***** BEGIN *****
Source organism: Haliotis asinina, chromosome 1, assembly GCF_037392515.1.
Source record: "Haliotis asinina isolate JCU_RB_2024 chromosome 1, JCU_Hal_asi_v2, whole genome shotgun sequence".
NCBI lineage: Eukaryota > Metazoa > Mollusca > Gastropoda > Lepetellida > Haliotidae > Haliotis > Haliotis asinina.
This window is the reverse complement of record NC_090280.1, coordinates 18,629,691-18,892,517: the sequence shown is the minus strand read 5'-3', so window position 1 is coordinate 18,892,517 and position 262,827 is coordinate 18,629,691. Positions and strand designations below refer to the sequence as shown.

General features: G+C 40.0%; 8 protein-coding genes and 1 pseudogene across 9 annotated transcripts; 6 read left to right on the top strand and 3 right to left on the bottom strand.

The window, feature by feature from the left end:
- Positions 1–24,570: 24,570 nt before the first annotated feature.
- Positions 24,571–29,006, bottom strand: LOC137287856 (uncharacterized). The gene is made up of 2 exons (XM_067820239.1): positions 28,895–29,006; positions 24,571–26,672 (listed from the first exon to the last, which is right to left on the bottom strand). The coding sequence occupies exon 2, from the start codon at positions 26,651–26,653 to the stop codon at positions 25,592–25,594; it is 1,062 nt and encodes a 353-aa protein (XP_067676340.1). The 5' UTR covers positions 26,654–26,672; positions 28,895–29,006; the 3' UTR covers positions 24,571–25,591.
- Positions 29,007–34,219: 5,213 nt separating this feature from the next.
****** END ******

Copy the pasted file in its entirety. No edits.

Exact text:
Source organism: Haliotis asinina, chromosome 1, assembly GCF_037392515.1.
Source record: "Haliotis asinina isolate JCU_RB_2024 chromosome 1, JCU_Hal_asi_v2, whole genome shotgun sequence".
NCBI lineage: Eukaryota > Metazoa > Mollusca > Gastropoda > Lepetellida > Haliotidae > Haliotis > Haliotis asinina.
This window is the reverse complement of record NC_090280.1, coordinates 18,629,691-18,892,517: the sequence shown is the minus strand read 5'-3', so window position 1 is coordinate 18,892,517 and position 262,827 is coordinate 18,629,691. Positions and strand designations below refer to the sequence as shown.

General features: G+C 40.0%; 8 protein-coding genes and 1 pseudogene across 9 annotated transcripts; 6 read left to right on the top strand and 3 right to left on the bottom strand.

The window, feature by feature from the left end:
- Positions 1–24,570: 24,570 nt before the first annotated feature.
- Positions 24,571–29,006, bottom strand: LOC137287856 (uncharacterized). The gene is made up of 2 exons (XM_067820239.1): positions 28,895–29,006; positions 24,571–26,672 (listed from the first exon to the last, which is right to left on the bottom strand). The coding sequence occupies exon 2, from the start codon at positions 26,651–26,653 to the stop codon at positions 25,592–25,594; it is 1,062 nt and encodes a 353-aa protein (XP_067676340.1). The 5' UTR covers positions 26,654–26,672; positions 28,895–29,006; the 3' UTR covers positions 24,571–25,591.
- Positions 29,007–34,219: 5,213 nt separating this feature from the next.